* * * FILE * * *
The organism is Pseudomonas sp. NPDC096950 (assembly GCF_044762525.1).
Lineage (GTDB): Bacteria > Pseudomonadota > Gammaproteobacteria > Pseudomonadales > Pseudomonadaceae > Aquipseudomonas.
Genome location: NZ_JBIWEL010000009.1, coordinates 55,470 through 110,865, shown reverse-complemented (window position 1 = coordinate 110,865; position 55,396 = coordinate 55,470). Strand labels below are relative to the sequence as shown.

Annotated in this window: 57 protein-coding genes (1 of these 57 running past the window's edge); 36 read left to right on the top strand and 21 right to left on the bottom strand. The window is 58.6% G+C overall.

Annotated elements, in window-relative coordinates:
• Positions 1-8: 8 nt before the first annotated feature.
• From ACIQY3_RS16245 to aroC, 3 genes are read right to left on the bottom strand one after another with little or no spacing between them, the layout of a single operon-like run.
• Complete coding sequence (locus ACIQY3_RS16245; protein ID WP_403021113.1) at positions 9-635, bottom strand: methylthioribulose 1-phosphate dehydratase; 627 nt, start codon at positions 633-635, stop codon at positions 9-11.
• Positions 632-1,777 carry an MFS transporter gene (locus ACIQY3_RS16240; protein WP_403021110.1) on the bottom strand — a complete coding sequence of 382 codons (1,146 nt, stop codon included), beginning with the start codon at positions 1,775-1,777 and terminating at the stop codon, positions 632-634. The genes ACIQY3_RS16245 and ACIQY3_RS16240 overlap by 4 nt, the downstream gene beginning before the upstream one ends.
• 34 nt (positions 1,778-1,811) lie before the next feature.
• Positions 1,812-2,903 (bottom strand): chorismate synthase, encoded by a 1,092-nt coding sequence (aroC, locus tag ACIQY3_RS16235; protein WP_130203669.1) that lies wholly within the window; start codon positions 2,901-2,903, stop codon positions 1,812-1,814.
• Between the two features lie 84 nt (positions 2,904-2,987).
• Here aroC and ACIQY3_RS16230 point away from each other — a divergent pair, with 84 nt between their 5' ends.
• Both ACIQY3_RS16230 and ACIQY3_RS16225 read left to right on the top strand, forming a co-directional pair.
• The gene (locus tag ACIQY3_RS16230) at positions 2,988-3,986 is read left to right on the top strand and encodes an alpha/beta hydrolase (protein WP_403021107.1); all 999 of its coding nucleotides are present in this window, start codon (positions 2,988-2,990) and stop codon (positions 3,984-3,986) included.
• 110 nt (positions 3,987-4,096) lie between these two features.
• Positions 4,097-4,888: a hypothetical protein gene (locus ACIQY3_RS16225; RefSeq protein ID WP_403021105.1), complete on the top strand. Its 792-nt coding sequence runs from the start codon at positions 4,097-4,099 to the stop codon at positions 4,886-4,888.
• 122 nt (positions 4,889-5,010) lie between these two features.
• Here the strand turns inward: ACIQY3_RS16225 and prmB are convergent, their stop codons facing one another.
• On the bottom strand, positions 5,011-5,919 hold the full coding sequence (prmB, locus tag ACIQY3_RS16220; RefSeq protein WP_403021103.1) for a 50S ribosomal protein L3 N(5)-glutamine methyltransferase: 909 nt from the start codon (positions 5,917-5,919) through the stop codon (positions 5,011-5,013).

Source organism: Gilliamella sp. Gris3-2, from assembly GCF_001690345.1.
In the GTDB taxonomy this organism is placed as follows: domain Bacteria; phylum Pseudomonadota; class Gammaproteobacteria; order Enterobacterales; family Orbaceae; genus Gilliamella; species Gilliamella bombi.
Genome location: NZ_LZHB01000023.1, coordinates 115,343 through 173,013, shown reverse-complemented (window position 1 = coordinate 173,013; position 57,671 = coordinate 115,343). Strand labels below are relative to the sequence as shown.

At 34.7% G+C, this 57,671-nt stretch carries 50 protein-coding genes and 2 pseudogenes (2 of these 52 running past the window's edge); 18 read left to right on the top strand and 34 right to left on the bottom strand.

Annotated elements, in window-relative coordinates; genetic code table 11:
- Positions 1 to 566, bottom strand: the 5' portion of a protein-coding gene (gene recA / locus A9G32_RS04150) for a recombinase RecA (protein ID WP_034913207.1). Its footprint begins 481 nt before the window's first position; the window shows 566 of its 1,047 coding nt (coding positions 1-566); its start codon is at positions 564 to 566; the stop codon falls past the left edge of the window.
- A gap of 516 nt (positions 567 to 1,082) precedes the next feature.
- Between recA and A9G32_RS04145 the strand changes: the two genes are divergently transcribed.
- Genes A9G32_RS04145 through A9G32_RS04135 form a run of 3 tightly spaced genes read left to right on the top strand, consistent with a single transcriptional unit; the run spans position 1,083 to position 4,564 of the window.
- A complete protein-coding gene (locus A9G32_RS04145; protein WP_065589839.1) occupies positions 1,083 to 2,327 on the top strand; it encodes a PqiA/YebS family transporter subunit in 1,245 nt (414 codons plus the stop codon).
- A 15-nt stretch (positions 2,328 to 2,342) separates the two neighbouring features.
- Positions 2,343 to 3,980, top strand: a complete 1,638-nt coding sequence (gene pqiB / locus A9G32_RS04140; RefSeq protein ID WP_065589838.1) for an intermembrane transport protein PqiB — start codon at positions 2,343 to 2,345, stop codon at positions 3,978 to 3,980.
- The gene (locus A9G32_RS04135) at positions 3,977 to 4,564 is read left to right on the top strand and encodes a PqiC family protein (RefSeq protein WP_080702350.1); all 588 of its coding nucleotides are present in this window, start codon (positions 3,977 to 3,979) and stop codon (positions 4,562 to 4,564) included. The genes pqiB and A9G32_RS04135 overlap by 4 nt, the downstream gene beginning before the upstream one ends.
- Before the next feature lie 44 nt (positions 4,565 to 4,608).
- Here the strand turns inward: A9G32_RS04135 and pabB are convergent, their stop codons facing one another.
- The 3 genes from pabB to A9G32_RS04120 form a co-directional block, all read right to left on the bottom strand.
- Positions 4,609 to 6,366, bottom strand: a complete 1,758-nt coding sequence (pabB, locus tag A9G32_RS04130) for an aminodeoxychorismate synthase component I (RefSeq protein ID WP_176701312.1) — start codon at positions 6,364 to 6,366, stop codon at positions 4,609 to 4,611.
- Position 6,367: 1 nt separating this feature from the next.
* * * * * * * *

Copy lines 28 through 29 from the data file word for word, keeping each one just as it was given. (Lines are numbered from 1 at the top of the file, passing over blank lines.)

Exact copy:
- Between recA and A9G32_RS04145 the strand changes: the two genes are divergently transcribed.
- Genes A9G32_RS04145 through A9G32_RS04135 form a run of 3 tightly spaced genes read left to right on the top strand, consistent with a single transcriptional unit; the run spans position 1,083 to position 4,564 of the window.